Several developments in the past few years have incrementally progressed the field and provided additional insights into the management of advanced colorectal cancer. The equivalence of several front-line regimens based on fluorouracil, capecitabine, oxaliplatin, irinotecan, bevacizumab, and cetuximab has provided opportunities for increased tailoring of therapies for individual patients. Nevertheless, some patients may suffer from the adverse drug reactions which will probably be the main cause of chemotherapy failure. The goal of pharmacogenomics is to find correlations between clinical responses to drugs and the genetic profiles of patients. Genes which codify for the metabolism enzymes, receptor proteins, or protein targets of chemotherapy agents often present various genetic polymorphisms. An assay is already commercially available for genotypic testing of the enzyme UGT1A1 which is predictive of toxicity from irinotecan. The advent of high-throughput methodologies, such as microarrays, enables tumor samples to be profiled on a global scale. Genes which may represent molecular signatures of sensitivity to fluorouracil and oxaliplatin has been identified with DNA microarray analysis.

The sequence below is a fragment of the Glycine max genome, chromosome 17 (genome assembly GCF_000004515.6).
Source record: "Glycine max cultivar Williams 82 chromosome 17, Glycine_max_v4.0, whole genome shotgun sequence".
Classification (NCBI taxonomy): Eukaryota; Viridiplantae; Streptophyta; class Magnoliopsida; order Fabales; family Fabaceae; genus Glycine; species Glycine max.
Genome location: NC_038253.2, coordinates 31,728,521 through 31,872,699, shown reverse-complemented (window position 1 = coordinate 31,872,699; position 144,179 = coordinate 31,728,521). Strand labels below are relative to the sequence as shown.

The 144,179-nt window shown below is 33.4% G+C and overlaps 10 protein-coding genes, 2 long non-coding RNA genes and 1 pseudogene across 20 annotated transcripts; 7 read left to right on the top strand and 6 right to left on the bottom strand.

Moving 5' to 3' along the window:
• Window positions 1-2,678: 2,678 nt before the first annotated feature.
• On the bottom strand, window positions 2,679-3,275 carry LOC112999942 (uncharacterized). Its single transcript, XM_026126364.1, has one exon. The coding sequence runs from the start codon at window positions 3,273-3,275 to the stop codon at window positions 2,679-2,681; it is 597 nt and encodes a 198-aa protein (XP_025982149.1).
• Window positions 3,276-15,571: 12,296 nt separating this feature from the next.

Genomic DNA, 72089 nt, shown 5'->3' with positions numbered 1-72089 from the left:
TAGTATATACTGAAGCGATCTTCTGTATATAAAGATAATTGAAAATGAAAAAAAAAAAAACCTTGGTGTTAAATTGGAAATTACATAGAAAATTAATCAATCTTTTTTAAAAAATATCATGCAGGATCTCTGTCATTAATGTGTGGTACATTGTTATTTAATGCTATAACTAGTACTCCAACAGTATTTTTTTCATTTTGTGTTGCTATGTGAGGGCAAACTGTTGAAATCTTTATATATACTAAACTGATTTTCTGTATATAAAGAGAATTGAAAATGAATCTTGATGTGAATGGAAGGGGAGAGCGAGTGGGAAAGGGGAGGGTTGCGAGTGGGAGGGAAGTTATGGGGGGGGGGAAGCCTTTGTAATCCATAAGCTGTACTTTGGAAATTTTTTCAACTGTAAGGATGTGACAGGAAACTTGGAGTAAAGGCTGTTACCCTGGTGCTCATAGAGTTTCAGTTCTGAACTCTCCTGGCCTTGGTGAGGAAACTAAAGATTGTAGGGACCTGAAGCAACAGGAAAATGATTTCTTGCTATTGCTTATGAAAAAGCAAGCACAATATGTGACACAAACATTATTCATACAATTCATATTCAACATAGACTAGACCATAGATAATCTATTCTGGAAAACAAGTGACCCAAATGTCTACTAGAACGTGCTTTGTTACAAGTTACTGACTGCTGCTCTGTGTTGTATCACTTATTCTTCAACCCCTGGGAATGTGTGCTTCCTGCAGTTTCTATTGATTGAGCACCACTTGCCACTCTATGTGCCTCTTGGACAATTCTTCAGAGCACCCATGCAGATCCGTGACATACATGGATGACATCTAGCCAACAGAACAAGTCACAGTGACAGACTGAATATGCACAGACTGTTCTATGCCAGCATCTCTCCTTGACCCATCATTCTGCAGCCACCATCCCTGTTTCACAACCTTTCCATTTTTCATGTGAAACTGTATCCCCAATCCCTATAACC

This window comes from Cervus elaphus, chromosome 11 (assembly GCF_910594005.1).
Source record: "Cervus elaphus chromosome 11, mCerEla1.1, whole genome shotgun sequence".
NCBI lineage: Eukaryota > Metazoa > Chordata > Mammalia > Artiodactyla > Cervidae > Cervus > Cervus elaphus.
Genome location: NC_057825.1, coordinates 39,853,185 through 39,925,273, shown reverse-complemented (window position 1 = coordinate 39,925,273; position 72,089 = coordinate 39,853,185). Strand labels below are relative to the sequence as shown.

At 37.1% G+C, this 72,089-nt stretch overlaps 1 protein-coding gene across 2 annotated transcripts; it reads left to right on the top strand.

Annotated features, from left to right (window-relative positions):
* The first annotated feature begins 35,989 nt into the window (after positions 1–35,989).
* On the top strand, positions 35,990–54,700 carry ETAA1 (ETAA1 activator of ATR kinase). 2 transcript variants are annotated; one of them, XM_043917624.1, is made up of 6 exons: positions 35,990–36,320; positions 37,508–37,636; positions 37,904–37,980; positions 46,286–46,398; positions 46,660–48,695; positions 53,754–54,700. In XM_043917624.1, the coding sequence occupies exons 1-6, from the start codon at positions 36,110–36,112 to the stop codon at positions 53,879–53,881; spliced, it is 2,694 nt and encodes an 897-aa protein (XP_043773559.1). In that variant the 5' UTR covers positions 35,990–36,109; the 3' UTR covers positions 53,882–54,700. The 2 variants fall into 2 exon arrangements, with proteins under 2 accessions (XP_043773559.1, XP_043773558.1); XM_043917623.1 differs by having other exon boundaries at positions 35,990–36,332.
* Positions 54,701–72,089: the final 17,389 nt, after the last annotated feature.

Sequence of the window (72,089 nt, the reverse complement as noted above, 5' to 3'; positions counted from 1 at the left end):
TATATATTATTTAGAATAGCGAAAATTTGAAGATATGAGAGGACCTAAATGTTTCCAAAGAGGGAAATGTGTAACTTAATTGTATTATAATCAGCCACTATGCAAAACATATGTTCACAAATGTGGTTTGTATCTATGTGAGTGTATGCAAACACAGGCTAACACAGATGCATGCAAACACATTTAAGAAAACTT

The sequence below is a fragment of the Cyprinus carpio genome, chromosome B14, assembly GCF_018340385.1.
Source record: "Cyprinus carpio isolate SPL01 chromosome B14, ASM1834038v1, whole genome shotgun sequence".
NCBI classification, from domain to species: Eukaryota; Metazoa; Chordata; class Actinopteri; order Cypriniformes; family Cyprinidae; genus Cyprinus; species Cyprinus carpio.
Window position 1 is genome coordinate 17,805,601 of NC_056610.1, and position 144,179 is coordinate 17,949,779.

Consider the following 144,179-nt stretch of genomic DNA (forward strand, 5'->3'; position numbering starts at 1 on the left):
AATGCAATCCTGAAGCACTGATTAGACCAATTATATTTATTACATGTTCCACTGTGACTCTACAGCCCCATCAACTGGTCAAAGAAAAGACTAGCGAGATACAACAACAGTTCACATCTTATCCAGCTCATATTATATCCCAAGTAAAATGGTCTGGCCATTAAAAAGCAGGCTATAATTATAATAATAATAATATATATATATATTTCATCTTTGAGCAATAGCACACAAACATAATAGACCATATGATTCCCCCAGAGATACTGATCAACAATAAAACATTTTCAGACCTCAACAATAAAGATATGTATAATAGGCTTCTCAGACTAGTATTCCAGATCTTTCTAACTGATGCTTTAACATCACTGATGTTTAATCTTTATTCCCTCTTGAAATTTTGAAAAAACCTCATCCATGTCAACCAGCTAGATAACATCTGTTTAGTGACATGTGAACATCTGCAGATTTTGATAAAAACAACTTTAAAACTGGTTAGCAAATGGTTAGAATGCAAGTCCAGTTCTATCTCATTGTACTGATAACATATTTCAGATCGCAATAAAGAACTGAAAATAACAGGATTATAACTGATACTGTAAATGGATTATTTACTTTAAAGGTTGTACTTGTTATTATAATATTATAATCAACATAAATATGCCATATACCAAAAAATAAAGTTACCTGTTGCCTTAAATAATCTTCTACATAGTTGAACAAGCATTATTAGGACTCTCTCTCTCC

Keywords: Colorectal cancer, pharmacogenomics, fluorouracil, capecitabine, oxaliplatin, irinotecan
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